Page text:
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The Journal Gazette

  • Pease

Saturday, September 02, 2017 1:00 am

Judge gives 26 years in stabbings, arson

JIM CHAPMAN | The Journal Gazette

Justin Pease tried to describe his emotions to a judge Friday before he was sentenced to 26 years in prison for starting a potentially deadly fire after stabbing two people.

For about 45 minutes, Pease rambled on about his childhood, books he had read, medications he had taken and how they affected his behavior. He also apologized several times to the people who were affected by his actions the night of April 2, 2016. Several of them were in the courtroom.

“I'm deeply sorry,” he said during a 21/2-hour sentencing hearing. “I don't know how I can go back in time and change this. If I could, I would.”

Pease, 33, broke into his ex-girlfriend's home in the 2200 block of St. Marys Avenue and stabbed two people. He then barricaded himself in an upstairs bedroom and cut himself in the throat. He claimed he had a hostage.

When police arrived and began negotiating with Pease, he set the room on fire. Having been told about smoke and flames coming from the home, Fort Wayne police Officer Boyce Ballinger kicked in a door and found Pease, but no hostage.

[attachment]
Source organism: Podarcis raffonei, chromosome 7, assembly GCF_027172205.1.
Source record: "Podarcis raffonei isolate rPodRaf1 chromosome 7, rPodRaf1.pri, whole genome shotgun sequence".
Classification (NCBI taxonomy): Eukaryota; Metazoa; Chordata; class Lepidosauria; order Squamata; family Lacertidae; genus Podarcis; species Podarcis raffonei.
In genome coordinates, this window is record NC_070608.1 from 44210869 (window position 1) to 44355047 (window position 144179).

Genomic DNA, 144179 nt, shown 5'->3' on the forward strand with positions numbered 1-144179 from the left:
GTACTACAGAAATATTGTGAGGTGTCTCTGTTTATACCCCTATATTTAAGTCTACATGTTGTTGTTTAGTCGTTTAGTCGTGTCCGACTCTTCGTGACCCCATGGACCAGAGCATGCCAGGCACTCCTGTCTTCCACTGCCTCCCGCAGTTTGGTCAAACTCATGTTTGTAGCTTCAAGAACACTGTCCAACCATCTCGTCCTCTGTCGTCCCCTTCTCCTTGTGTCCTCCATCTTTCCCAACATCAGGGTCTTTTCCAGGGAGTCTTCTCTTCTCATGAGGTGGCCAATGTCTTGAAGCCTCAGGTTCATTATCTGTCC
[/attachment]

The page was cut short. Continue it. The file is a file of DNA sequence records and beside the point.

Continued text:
Pease struggled with officers but was safely taken from the home.

Allen County Deputy Prosecutor Adam Mildred told Superior Court Judge Fran Gull that Pease would have died if it weren't for the actions of Ballinger and Officers Daniel Simpson and Josh Franciscy.

Simpson and Franciscy were treated for smoke inhalation, but Ballinger suffered more serious injuries. He was placed into a medically induced coma for a few days to recover.

Russ McCurdy, a Fort Wayne Fire Department arson investigator, testified Friday the three officers likely faced “super-heated” gases when Ballinger kicked in the door.

Mildred read a letter to the judge from Simpson's wife that said the couple and their family moved “clear across the country” to get a fresh start after the incident because of the trauma they endured.

Ballinger's voice quivered and he held back tears Friday as he described the support he received from fellow police officers.

“The day I got out of the hospital, I never tasted food so good or smelled air so fresh,” he said.

When asked by Mildred what type of sentence Pease should get, Ballinger asked that Pease receive help for his mental health issues.

Pease pleaded guilty last month to two counts of felony battery, three counts of felony arson and two counts of misdemeanor resisting law enforcement.

On Friday, he told the judge he never meant to hurt anyone and didn't realize what the officers had experienced until his sentencing.

“It's hard to comprehend what's going through my mind,” he said.

Gull handed Pease a 48-year sentence, with 26 years to be served behind bars and 22 years to be suspended. She also recommended he receive psychiatric treatment.

Gull said she accounted for Pease's seven felony and nine misdemeanor convictions and at least three parole violations.

Mildred said Pease's mental health issues aren't an excuse for what he did. The prosecutor also said he's thankful no one died in the fire.

“You clearly have a problem,” the judge told Pease. “You clearly have issues you've attempted to address. I'm not confident there's much the (Department of Correction) can do other than warehouse you.”

jchapman@jg.net